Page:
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The newspaper of The Johns Hopkins University August 16, 2004 | Vol. 33 No. 42
SON Teams with China in Doctoral Education of Nurses

Collaborative effort creates country's first program to train next nurse leaders

By Lynn Writsel
School of Nursing

A collaborative education effort launched this month by the nursing schools at The Johns Hopkins University and Peking Union Medical College will create the first doctoral-level nursing program in China.

Faculty at the JHU and PUMC nursing schools will work together to prepare Chinese nurses as leaders in their country's higher education for nursing, nursing research and health care administration. Their goal is to bring to China and its health care system an internationally recognized, doctoral-level model for Chinese nursing education.

As in many countries throughout the world, China is experiencing not just a shortage of nurses but also a crisis in developing nurse leaders — those who will educate future nurses. Because the country lacks the doctoral-level nurse education programs that prepare these leaders, nurses who seek a career in higher education, research and administration must go abroad for their education. Few return to China.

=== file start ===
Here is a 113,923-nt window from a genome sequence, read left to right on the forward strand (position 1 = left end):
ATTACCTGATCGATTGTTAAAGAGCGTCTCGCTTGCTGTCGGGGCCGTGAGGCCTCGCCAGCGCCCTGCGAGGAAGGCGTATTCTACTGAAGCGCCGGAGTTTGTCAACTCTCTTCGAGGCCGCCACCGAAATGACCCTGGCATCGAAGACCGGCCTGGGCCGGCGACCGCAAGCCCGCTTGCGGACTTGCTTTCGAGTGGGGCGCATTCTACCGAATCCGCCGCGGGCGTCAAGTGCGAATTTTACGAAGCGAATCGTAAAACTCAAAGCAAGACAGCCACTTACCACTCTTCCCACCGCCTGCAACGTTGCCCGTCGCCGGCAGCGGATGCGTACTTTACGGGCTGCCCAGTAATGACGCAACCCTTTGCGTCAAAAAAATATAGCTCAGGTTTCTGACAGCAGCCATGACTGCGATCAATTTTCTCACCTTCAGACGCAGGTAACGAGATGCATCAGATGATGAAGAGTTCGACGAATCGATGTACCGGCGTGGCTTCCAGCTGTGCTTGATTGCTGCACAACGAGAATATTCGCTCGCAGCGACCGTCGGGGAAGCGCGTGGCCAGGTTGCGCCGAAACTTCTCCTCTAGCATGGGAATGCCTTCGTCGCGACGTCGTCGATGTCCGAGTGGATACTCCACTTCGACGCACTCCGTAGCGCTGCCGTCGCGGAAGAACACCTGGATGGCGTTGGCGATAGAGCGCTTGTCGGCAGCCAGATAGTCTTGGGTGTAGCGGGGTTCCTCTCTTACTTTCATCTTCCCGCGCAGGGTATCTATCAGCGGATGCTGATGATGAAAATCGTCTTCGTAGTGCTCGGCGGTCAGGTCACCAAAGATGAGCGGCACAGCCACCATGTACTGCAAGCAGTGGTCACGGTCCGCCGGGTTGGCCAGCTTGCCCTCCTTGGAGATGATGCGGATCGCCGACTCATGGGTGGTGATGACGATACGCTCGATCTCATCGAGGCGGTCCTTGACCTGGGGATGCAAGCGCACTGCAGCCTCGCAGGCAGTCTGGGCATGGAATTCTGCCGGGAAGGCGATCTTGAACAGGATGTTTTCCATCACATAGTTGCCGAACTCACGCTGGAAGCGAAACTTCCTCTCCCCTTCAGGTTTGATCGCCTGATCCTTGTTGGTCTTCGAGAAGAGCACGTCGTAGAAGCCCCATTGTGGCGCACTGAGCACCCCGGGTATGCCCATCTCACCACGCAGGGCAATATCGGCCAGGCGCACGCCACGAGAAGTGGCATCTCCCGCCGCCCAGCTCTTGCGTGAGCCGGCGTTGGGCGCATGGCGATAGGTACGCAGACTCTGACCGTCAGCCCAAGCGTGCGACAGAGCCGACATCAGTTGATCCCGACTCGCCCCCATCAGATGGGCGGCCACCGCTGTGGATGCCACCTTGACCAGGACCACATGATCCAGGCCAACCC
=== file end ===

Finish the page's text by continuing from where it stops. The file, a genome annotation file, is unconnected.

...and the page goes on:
The joint JHU/PUMC program, funded by the China Medical Board of New York, will develop a curriculum of advanced nursing education that prepares and evaluates three cohorts of doctorally educated Chinese nurses. The program includes, at the end of the first year, a six-month course of study at the JHU School of Nursing. Candidates then return to China for approval and initiation of their China-based doctoral research.

Upon graduation from PUMC, these nurse leaders are expected to remain in China and, in ongoing collaboration with the JHU School of Nursing, to serve as nursing education faculty, researchers and administrators.

"This is another milestone in our long history of outstanding nursing education collaboration with PUMC," said Martha Hill, dean of the JHU School of Nursing, noting that for nearly a century, JHU physicians and nurses have worked with PUMC to bring the best of modern scientific medicine and nursing to China. From 1919 to 1925, Anna D. Wolf, a 1915 graduate of the Johns Hopkins School of Nursing, was PUMC superintendent of nurses and, after establishing a collegiate PUMC nursing education program, served as the program's dean from 1924 to 1925. Wolf later became director of nursing at The Johns Hopkins Hospital, serving in that post from 1940 to 1955.

"It is a privilege to continue this tradition and to have the opportunity now to create a model program that can be replicated at key Chinese universities," Hill said.


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